Bladder cancer is the sixth most common form of cancer and one of the most deadly. In 2017 alone, approximately 79,000 people will be diagnosed with bladder cancer in the U.S. and 17,000 died of the disease. Patients with advanced or metastatic disease have a dismal prognosis and few treatment options after first-line chemotherapy. More recently, therapy with immune checkpoint inhibitor antibodies has shown durable responses in advanced and metastatic bladder cancer, but the reported response rates warrant improvement. Vaccination against mutant tumor neoepitopes is progressively recognized as a strategy to potentiate the immune response of cells activated through immunological checkpoint blockade. Large-scale sequencing efforts have characterized the mutational landscape in bladder cancer and have already identified commonly mutated genes that could be specifically targeted for cancer therapy. The overall goal of this SBIR phase I proposal is to construct and develop proprietary immunotherapy agents for the treatment of advanced and metastatic bladder cancer based on live Mycobacterium bovis BCG genetically engineered to target mutated forms of FGFR3, an oncogenic driver protein with recurrent alterations in cancer. BCG is a non- pathogenic attenuated intracellular bacterium that stimulates diverse innate and anti-bacterial adaptive immune responses and is well-known for its long safety track record as a tuberculosis vaccine and as a non-specific immune stimulant with modest activity in early-stage bladder cancer. Our hypothesis is that BCG can be successfully modified to express neoantigen protein fragments containing tumor-associated mutations, leading to specific antitumor activity against bladder cancer in vivo. Our first Specific Aim is to construct and validate recombinant BCG strains (rBCG-NEO) that stably express and efficiently secrete proposed tumor neoantigen protein fragments of FGFR3 (FGFR3MUT). Candidate strains with highest secretion and expression levels of human proteins will be selected following the integration of the polyepitope expression plasmids into the BCG genome and prioritized based on their biological properties and functional effects in in vitro immunological assays. The second Specific Aim is to evaluate anti-tumor efficacy of rBCG-FGFR3MUT candidates in a therapeutic vaccination setting. To achieve this, we will employ syngeneic mouse models of bladder cancer in immunocompetent wild-type mice. The most efficacious lead strains will be selected for further preclinical development. In Phase II we plan to test the activity of rBCG-FGFR3MUT in humanized mouse models and evaluate its immunogenicity, safety and additional administration routes. Novel immunotherapy products discovered in this study may be used to treat patients with advanced / metastatic, muscle-invasive bladder cancer or developed for other tumor types such as head-and-neck or lung cancers.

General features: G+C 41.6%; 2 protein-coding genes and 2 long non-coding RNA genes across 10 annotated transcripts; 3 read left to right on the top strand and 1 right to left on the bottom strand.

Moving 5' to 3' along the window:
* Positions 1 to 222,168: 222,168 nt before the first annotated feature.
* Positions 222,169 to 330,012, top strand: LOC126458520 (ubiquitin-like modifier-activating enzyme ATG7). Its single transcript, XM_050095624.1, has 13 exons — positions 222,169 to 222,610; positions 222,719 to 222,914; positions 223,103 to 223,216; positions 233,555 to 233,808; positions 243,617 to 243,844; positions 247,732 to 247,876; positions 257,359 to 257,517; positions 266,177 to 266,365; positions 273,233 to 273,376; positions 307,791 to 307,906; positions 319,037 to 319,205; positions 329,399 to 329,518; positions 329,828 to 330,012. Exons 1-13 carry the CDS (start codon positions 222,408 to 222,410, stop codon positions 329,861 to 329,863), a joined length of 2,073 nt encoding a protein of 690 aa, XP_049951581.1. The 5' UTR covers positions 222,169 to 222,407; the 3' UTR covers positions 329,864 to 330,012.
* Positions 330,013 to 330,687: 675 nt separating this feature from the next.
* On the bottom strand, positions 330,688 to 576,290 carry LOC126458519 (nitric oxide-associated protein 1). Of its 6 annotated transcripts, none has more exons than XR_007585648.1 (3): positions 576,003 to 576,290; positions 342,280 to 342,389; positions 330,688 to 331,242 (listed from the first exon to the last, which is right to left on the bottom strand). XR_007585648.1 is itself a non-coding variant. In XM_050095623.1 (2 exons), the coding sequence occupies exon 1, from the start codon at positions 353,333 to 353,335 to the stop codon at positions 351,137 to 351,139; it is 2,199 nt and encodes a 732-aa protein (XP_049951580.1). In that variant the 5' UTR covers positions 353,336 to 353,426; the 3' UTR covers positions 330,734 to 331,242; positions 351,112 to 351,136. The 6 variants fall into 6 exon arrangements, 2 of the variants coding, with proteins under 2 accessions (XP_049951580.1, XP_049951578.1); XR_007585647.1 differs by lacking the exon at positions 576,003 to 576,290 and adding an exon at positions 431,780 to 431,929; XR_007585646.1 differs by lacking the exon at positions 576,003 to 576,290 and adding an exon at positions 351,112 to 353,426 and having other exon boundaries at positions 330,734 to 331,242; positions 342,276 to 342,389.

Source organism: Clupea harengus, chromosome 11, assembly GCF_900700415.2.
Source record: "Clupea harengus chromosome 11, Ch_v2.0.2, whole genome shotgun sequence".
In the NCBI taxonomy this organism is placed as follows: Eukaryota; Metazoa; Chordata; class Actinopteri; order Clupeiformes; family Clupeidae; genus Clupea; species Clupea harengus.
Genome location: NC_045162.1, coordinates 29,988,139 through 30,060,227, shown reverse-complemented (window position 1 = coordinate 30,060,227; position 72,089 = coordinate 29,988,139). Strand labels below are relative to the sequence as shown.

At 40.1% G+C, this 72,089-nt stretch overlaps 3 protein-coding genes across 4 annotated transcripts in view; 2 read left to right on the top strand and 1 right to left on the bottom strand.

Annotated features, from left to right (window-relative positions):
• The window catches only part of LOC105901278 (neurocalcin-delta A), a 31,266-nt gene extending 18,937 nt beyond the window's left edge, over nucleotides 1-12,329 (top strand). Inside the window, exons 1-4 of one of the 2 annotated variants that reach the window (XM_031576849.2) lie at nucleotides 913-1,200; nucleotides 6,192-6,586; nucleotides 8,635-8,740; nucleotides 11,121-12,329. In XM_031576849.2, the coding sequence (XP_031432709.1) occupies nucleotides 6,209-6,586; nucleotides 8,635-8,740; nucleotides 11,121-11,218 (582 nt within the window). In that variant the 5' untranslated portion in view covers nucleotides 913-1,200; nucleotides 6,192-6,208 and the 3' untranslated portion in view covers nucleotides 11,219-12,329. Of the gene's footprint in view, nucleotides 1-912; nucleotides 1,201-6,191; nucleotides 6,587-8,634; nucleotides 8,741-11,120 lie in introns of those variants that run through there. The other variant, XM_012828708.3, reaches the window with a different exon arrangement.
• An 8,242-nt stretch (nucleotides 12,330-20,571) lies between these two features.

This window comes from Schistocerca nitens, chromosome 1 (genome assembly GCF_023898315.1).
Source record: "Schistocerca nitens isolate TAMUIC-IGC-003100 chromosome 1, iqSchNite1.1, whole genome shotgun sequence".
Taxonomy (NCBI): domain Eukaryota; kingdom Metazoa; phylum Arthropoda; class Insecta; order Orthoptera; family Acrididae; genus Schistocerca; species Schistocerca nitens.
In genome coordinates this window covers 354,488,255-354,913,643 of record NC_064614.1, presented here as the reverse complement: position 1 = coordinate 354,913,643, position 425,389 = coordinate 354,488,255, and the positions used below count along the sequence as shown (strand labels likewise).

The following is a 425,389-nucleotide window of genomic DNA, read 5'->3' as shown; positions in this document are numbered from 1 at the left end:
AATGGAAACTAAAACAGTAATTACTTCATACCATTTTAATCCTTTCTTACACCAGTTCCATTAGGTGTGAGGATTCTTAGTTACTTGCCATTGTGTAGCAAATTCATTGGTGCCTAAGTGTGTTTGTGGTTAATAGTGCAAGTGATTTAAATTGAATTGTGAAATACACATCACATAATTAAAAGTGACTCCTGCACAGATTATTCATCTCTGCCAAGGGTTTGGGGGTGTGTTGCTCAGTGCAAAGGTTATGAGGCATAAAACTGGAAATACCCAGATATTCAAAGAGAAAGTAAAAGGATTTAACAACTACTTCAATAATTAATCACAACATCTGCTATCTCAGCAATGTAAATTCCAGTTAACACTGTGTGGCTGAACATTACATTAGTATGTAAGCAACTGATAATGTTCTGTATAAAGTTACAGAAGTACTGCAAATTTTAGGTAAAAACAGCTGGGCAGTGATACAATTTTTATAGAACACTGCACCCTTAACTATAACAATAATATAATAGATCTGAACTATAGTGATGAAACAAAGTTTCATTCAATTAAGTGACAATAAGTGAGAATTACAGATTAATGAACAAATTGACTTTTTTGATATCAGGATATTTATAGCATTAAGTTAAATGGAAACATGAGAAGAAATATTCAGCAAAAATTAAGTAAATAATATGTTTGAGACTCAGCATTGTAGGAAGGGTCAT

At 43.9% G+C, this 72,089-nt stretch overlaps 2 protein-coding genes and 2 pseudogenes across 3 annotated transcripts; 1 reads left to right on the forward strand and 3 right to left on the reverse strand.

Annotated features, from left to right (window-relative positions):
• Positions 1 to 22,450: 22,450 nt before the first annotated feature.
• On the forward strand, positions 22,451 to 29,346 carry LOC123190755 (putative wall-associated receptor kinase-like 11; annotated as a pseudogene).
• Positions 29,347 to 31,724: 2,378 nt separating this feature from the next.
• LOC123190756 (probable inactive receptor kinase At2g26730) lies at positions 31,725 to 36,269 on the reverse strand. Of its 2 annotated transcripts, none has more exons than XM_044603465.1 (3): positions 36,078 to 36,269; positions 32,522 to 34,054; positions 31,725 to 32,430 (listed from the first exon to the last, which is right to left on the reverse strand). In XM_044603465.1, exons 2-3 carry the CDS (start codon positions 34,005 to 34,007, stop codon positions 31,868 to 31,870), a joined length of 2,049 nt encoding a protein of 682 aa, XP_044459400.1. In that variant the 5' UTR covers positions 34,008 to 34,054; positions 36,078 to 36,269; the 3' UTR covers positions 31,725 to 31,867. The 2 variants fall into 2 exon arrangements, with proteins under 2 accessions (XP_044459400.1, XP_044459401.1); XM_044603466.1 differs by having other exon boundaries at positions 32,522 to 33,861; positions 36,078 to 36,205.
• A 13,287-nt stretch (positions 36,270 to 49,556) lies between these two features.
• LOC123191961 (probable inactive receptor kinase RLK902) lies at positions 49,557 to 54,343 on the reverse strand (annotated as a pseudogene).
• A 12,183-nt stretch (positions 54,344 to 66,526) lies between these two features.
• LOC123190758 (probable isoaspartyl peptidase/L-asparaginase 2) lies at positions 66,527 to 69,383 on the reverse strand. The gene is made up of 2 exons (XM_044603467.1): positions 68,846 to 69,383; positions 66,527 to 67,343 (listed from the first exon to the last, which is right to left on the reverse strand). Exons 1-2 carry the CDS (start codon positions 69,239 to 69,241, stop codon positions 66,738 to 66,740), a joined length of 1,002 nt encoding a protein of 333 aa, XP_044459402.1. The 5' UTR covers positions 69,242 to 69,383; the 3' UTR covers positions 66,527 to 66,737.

Bladder cancer is one of the most common cancers worldwide and is associated with substantial morbidity, mortality and cost. Bacteria Bacillus Calmette-Gurin (BCG) is a non-specific immunotherapy, which use is restricted to patients with early-stage bladder cancer only. We propose to engineer novel recombinant BCG (rBCG-NEO) to induce both innate and tumor-specific immune responses, with the potential to improve survival of patients with advanced, metastatic or muscle-invasive forms of bladder cancer.